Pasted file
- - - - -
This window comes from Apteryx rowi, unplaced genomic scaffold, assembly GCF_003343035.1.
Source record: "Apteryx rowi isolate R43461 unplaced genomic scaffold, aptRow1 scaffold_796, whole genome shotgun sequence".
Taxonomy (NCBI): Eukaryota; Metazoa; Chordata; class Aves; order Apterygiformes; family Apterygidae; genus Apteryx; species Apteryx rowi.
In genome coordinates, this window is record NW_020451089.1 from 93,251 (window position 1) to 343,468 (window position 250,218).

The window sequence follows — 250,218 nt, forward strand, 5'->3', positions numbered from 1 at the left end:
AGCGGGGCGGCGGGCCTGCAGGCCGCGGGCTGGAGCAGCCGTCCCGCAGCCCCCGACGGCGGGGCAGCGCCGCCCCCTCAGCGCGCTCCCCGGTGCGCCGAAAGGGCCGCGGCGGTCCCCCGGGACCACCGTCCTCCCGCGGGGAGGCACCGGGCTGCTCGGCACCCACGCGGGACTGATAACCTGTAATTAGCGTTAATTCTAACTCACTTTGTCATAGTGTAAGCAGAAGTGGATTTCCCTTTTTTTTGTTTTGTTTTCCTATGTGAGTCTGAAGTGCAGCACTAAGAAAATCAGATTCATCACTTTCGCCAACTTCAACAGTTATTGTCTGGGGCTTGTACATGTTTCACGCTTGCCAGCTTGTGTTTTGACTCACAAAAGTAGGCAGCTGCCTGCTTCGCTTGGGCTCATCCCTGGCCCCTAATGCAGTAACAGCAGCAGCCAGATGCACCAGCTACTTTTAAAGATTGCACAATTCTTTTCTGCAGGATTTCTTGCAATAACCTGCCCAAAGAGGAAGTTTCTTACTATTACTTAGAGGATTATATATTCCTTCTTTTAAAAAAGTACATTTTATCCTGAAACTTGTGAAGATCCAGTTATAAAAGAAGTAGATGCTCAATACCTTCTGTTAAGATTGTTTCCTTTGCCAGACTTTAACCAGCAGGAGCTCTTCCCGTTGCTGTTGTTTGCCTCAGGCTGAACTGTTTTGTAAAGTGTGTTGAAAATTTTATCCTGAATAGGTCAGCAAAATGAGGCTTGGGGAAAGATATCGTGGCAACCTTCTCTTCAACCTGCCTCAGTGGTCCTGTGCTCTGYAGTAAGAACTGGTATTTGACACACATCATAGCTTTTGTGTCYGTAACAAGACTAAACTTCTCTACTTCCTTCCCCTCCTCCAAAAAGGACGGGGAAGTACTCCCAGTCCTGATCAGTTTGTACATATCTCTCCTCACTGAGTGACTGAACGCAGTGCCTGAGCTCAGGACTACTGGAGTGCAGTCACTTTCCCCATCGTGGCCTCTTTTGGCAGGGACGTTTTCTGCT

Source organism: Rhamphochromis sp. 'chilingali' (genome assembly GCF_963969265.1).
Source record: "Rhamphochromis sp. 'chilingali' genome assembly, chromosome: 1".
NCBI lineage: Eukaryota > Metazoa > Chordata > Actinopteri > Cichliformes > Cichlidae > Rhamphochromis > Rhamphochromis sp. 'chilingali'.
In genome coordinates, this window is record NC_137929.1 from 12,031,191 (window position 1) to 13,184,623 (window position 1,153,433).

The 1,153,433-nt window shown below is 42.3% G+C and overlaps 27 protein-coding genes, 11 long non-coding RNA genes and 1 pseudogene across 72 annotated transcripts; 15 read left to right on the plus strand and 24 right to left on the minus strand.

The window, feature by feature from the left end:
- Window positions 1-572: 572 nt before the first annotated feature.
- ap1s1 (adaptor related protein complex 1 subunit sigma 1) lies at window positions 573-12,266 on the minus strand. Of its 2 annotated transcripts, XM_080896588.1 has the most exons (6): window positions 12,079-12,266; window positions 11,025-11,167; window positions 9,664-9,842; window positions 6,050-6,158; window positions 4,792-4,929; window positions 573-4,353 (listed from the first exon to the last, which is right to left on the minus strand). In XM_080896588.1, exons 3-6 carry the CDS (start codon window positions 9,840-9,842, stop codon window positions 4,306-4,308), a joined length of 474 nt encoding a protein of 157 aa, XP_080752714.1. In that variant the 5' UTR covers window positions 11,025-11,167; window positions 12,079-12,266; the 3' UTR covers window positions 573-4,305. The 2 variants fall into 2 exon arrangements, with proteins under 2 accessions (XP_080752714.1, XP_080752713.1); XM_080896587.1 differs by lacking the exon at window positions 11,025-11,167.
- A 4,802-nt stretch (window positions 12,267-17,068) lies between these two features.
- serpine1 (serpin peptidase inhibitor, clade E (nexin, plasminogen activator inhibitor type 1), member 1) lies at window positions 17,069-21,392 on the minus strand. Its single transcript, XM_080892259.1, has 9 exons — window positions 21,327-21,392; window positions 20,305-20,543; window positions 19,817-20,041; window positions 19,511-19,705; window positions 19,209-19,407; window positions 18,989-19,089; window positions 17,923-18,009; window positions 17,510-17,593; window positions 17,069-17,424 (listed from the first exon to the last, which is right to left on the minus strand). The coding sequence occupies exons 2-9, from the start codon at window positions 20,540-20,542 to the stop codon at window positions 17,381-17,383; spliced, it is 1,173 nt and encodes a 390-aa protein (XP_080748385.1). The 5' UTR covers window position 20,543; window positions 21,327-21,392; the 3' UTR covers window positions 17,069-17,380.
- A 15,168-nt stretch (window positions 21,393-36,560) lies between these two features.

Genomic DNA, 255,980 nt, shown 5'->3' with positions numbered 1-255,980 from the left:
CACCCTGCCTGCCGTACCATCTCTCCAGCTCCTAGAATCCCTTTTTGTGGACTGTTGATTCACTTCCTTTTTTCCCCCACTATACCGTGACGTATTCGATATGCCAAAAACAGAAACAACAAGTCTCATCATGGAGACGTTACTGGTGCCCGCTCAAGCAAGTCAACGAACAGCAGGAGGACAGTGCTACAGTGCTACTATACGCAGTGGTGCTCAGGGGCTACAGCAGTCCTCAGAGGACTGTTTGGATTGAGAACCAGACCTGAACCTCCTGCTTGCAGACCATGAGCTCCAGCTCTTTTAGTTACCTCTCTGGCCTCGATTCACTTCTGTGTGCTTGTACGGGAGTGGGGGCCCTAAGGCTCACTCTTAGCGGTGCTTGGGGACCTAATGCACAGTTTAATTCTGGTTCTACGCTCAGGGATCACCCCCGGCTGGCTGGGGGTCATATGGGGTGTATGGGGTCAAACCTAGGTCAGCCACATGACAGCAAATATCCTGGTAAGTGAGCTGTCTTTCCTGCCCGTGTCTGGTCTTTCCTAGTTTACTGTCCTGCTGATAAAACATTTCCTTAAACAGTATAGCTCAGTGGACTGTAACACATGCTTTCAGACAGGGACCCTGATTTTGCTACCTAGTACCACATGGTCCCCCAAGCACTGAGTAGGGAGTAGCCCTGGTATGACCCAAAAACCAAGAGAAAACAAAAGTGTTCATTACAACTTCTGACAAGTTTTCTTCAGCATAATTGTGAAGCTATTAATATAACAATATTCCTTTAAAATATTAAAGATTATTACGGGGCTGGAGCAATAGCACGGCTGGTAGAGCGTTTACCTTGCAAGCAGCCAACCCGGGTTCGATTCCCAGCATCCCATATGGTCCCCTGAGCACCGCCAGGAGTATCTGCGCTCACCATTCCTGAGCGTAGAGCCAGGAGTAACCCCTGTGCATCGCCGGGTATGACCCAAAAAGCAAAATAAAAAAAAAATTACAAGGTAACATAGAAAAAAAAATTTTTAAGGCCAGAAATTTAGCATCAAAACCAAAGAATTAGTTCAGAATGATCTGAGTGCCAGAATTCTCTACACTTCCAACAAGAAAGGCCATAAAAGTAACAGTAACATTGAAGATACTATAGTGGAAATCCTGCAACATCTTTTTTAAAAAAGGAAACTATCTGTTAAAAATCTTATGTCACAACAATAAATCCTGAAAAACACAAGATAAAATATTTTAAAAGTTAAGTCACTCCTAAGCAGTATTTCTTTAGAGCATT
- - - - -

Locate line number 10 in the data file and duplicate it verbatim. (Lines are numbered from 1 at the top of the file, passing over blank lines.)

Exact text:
In genome coordinates, this window is record NC_137929.1 from 12,031,191 (window position 1) to 13,184,623 (window position 1,153,433).